• To send us a video please provide us a Google Drive link.

Teenage Patients at Hirsch Pediatrics

Learn how we partner with our older patients and their families to manage healthcare.

Click HERE information about being a teenage patient at Hirsch Pediatrics.

Vaccine Policy / Vaccination Schedule

One of the cornerstones of my medical philosophy is to keep our children safe and healthy through disease prevention. The routine use of vaccines is arguably one of the greatest medical interventions with its dramatic reduction of childhood disease and death—the statistics are quite impressive. The following table published by the CDC demonstrates the dramatic impact of vaccines on public health in the 20th century:

Disease Baseline 20th Century
Annual Morbidity
Smallpox 48,164 0 100
Diphtheria 175,885 2 >99
Pertussis 147,271 7580 95
Tetanus 1,314 37 97
Polio 16,316 0 100
Measles 503,282 116 >99
Mumps 152,209 266 >99
Rubella 47,745 23 >99
Congenital Rubella Syndrome 823 3 >99
Haemophilus influenzae type B 20,000 181 >99

I wholeheartedly support the American Academy of Pediatrics recommendation that every child be fully vaccinated in a timely fashion. As of January 1, 2009, if you wish to significantly modify the vaccination schedule, I am no longer able to provide care to your child and will ask you to find another pediatrician that has an alternative vaccine philosophy. 


By adhering to the recommended schedule for all children of Hirsch Pediatrics, I want to reassure other parents (especially those with newborns) that their child will not be unnecessarily exposed to vaccine preventable diseases at his or her visit to Hirsch Pediatrics. 

Substantial and ongoing research has demonstrated that it is extremely safe to give kids multiple vaccines at a time. As noted in the article Too Many Vaccines? What you should know, published in Fall 2008 by the world renowned Vaccine Education Center at the Children’s Hospital of Philadelphia:

Thirty years ago, children received seven vaccines, which protected against measles, mumps, rubella, diphtheria, tetanus, pertussis and polio. The total number of bacterial and viral proteins contained in these seven vaccines was a little more than 3,000. Today, children receive 14 different vaccines, but the total number of immunological components in these vaccines is only about 150. This dramatic reduction is the result of scientific advances that have allowed for purer, safer vaccines.

Given that infants are colonized with trillions of bacteria, that each bacterium contains between 2,000 and 6,000 immunological components and that infants are infected with numerous viruses, the challenge from the 150 immunological components in vaccines is minuscule compared to what infants manage every day.

I recommend that any parent that still has questions or concerns about administering multiple vaccines at once click HERE to read the full text of this publication.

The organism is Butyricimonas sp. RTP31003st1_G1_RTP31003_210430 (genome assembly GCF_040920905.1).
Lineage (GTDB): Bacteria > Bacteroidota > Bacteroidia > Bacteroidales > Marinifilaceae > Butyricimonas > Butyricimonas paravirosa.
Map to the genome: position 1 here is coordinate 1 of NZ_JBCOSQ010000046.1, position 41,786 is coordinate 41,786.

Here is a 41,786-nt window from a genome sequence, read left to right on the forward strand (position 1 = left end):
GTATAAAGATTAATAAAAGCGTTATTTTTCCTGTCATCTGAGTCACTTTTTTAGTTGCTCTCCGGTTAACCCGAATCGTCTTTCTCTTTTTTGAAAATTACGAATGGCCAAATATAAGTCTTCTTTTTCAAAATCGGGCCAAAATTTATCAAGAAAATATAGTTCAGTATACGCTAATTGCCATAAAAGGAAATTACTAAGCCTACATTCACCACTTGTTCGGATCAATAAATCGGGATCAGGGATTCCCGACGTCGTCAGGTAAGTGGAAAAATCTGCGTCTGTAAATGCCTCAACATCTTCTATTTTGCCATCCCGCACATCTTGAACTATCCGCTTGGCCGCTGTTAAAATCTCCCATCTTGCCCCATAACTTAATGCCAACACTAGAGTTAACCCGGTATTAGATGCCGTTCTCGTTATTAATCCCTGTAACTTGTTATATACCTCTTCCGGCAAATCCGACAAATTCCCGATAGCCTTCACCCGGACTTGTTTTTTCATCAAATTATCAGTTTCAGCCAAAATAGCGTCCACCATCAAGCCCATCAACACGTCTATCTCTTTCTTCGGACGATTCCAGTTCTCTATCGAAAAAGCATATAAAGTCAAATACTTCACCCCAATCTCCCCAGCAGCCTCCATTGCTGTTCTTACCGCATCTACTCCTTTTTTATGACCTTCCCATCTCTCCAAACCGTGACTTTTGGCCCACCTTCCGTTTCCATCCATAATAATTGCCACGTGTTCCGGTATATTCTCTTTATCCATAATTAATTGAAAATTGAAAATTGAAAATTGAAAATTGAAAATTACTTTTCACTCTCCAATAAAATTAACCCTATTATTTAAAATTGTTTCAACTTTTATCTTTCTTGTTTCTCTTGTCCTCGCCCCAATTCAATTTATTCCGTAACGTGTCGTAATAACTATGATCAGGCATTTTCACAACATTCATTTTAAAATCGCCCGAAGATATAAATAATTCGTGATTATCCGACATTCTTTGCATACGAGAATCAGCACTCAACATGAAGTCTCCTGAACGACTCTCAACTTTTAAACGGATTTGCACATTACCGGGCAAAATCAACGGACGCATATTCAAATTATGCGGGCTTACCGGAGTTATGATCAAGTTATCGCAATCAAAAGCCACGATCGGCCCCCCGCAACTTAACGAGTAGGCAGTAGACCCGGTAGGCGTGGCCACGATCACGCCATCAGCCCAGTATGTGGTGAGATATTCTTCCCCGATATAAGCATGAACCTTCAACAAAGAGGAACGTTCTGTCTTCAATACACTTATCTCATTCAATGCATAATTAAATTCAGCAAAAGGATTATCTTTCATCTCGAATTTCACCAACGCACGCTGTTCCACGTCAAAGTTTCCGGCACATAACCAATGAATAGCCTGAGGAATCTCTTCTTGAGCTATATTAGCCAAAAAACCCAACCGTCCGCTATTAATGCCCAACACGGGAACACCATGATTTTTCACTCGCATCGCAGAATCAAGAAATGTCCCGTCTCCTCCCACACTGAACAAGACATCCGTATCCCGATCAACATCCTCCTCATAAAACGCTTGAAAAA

Understandably, many parents will ask the following question, “If these diseases are so rare, then why is it so important for my child to be vaccinated?” In fact, as long as a disease still exists in any part of the world, vaccinating your child will offer protection not only to your own child but to all of the children in your community. This is the principle of Herd Immunity:

The effectiveness of a vaccine depends, amongst other things, on the percentage of the population which has received it and is still within the period of protection offered by that vaccine. Vaccinated people act as a sort of “firebreak” in the spread of the disease, slowing or preventing the further transmission of the disease to others. Since the protection offered by vaccines is rarely 100%, the vaccine will be more effective if more people have been vaccinated. This is because the disease may be able to jump from one unvaccinated person to another person who has not been vaccinated, but is unlikely to be able to jump from one unvaccinated person to another who has been vaccinated. Virologists and epidemiologists who have studied these areas have found that when a certain percentage of a population is vaccinated, the spread of the disease is effectively stopped. This critical percentage depends on the disease and the vaccine, but 90% is not uncommon. This is herd immunity – the fact that others in the herd or population have been vaccinated provides protection to all others, whether or not vaccinated themselves.

Finally, in responding to questions of vaccine safety, I consider rigorous scientific research and continued post-marketing surveillance for guidance on what the best choice for your child is. When it comes to the health of our children, I want to be sure that these vaccines are as safe as possible, and like any medical intervention, that the benefits of vaccinating your child strongly outweigh the risks.

What is the vaccination schedule?

Hirsch Pediatrics utilizes the vaccination schedule recommended by the Centers for Disease Control and approved by the American Academy of Pediatrics. Because of the flexibility in the exact timing and choice of vaccines, we have been able to design a vaccine administration schedule that will provide complete protection to your child while minimizing the total number of injections.

In most cases, your child will receive vaccinations prior to leaving the hospital and at the 2 month, 4 month, 6 month, 12 month, 15 month, and 18 month visits. The remaining vaccines will be given at age 4, between ages 10 to 12 years, and then finally in high school prior to college.

Prior to administering any vaccine to your child, we will always review the most up-to-date research to ensure the highest level of safety and effectiveness in the vaccine.